University College Dublin
Many medical students find it difficult to take patient case histories. This is particularly the case when dealing when sensitive areas such as mental health and fertility. Traditionally in this university taking of case histories was taught by lecture. Instructivist methods of teaching are not the most effective or appropriate way of developing the skills and sensitivity required.
Accordingly, it was decided to take a technology-enhanced approach to the teaching of patient history taking in psychiatry and gynaecology. These case studies make extensive use of video clips where actors play the role of patients and doctors take the part of medics. They are available to students through the university VLE.
Such case studies can take different either a problem-solving or narrative approach (Bearman et al, 2001). In the gynaecology case study the students are presented with a range of answers to key questions and are encouraged to try all options, while the psychiatry case takes a more narrative approach with students answering questions based on information presented in the video clips. In both cases the focus is on the use of appropriate interview techniques. Students can record their observations, reflect on their learning and communicate with their tutor in a virtual notebook.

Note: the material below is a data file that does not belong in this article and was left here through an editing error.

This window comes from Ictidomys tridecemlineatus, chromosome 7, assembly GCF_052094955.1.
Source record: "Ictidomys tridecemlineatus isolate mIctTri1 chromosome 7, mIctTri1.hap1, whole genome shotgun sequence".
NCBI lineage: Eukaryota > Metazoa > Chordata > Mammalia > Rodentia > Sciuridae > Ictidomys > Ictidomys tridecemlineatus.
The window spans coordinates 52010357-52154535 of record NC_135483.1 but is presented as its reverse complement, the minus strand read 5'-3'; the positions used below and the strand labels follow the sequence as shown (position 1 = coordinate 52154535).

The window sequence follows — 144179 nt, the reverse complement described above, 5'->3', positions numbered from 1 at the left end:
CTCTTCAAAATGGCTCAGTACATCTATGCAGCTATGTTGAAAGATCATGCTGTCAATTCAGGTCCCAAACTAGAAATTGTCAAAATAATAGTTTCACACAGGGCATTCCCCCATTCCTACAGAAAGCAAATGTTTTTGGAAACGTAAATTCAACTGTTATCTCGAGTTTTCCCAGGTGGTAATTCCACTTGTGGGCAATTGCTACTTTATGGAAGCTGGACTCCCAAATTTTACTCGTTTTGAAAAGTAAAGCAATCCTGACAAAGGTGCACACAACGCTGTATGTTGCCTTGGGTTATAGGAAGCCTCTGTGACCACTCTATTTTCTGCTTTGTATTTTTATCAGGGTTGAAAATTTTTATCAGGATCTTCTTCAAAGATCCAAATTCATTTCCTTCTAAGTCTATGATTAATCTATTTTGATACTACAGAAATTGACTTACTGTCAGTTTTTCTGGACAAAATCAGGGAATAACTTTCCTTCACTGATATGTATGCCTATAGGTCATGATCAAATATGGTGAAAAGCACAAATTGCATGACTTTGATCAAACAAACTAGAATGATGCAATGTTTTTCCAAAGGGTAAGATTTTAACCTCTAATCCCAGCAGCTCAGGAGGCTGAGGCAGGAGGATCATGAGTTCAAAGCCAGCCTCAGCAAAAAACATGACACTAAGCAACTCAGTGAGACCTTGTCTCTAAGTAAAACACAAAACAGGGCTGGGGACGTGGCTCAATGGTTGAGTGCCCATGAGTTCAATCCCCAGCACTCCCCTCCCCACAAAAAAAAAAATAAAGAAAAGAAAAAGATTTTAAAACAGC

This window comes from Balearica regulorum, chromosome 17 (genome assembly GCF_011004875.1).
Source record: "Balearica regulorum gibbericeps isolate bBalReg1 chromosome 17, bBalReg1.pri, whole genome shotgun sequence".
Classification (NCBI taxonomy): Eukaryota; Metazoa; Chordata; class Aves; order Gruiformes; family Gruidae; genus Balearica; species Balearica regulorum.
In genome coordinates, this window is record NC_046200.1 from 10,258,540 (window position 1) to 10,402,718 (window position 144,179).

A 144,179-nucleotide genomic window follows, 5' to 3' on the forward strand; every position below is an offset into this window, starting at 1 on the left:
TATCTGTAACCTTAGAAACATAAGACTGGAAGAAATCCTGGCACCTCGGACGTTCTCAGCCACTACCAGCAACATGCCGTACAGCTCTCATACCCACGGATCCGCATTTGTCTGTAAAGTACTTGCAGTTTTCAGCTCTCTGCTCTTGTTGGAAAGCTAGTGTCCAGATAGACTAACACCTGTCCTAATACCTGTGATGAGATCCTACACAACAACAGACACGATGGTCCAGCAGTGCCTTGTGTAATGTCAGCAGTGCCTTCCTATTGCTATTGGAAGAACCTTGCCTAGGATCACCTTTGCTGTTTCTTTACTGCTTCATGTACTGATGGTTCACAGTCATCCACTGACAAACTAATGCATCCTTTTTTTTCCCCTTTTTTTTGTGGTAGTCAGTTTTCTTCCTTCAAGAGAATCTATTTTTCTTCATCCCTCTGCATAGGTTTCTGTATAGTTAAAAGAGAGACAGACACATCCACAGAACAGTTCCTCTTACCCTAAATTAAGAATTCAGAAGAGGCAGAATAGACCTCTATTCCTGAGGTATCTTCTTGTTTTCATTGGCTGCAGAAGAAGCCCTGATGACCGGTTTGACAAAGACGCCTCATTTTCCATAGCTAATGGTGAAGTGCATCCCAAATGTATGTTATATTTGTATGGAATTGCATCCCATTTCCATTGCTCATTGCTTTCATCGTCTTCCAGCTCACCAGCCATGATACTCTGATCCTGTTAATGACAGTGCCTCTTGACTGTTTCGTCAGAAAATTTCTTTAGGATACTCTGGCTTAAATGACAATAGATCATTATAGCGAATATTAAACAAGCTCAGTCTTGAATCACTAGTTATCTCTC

Initially, Flashform from Rapid Intake was used as a rapid elearning development tool. Recent psychiatry case studies have been developed with Articulate. The presentation will compare the two tools and discuss issues involved in tool selection and standards compliance. Both SCORM and the MedBiquitous standard (Ellaway et al, 2008) for developing virtual patients will be discussed. Our aim is to share our recent resources with other medical schools and teaching hospital both through exchange and repositories.
Bearman, M et al (2001) Random comparison of `virtual patient’ models in the context of teaching clinical communication skills, Medical Education;35:824±832.
Ellaway, R et al (2008) Building a virtual patient commons, Medical Teacher; 30:2,170 — 174.